Interestingly, their cover of The Rolling Stones’ “Wild horses” feels a bit more upbeat than the original, the acoustic strumming a bit more peppy than the sad lethargy and pining for home felt in Keith Richards’ electric accoutrements. Mick the balladeer was always enjoyable to me and on their original, he’s all very late night and tired, the mood slow burning and sobering, right to the bitter end, which closes up right around the six minute mark. The Sundays recorded their cover almost twenty years later and rather than a late night booze can, theirs evokes a vacuous chamber where all sound wavers and melts. All except for Harriet Wheeler’s vocals, which, instead, dance on a cloud, the quiet whispers and the plaintive and aching vocals, all call out into the wilderness, scream out to you for an embrace.

Do I prefer the cover or the original? Tough call, that one. Both are evocative of their time and place and energy. What do you think?

Cover:

The original:

For the rest of the 100 best covers list, click here.

Categories
Tunes

Best tunes of 1990: #13 The Sundays “Here’s where the story ends”

<< #14    |    #12 >>

The Sundays’ “Here’s where the story ends” epitomizes for me the dog days of summer, something we have yet to really experience here in Ottawa, Canada this year. The song is jangly and full of sunshine, yet you don’t have to make a lot of movements to be able to dance to it. Instead, the peppy yet subdued guitar strumming backbone of the song, warms you up, bringing to mind some of the more upbeat tunes from The Smiths’ repertoire, and yet Harriet Wheeler’s vocals are completely different than those of Morrissey. Less affected and more natural and yes, actually cheerful.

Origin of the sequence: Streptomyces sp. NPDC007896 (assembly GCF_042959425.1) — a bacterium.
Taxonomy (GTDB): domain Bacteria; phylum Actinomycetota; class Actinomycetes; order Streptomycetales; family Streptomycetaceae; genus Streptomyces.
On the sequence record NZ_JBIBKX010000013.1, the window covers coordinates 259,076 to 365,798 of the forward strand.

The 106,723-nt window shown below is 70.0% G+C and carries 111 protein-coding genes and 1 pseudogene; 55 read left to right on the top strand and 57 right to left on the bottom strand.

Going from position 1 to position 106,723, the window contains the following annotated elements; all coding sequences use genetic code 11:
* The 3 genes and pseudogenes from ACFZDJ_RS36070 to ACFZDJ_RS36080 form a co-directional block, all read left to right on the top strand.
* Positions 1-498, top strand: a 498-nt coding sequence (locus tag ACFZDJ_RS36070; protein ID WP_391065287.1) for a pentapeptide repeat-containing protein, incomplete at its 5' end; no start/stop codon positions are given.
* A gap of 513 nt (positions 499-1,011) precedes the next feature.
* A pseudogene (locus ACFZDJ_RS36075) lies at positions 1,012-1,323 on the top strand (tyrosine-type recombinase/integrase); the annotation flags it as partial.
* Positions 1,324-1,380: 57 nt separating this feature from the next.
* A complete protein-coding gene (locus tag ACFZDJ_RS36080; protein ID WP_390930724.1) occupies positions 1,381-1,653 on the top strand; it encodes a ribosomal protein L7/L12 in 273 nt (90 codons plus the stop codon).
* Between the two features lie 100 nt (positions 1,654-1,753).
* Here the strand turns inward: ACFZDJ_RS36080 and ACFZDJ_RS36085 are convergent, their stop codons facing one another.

The Sundays were formed by Wheeler and David Gavurin in 1988. While they added members to become a four piece by the time they recorded any material, the original duo were the main creative force behind this British alternative rock band. They released their debut album, “Reading, writing, and arithmetic”, in 1990 and it was a creative and commercial success, reaching number 4 on the UK charts and 39 in the US, mostly on the back of “Here’s where the story ends”. They released two more albums in the nineties, with each selling about the same amount of units as the debut. After that, silence. They have never officially broken up but it’s been almost twenty years since their last release. Apparently, Wheeler and Gavurin, after taking time away to raise their two children, have been working on new material, but it’s anyone’s guess as to whether it will ever see the light of day. The couple are notorious for taking their time and are perfectionists when it comes to their own music.

Still, we have a pretty solid body of work from the band in the 1990s. “Here’s where the story ends” is a particularly lovely slice of joy. So bring on the sunshine.

For the rest of the Best tunes of 1990 list, click here.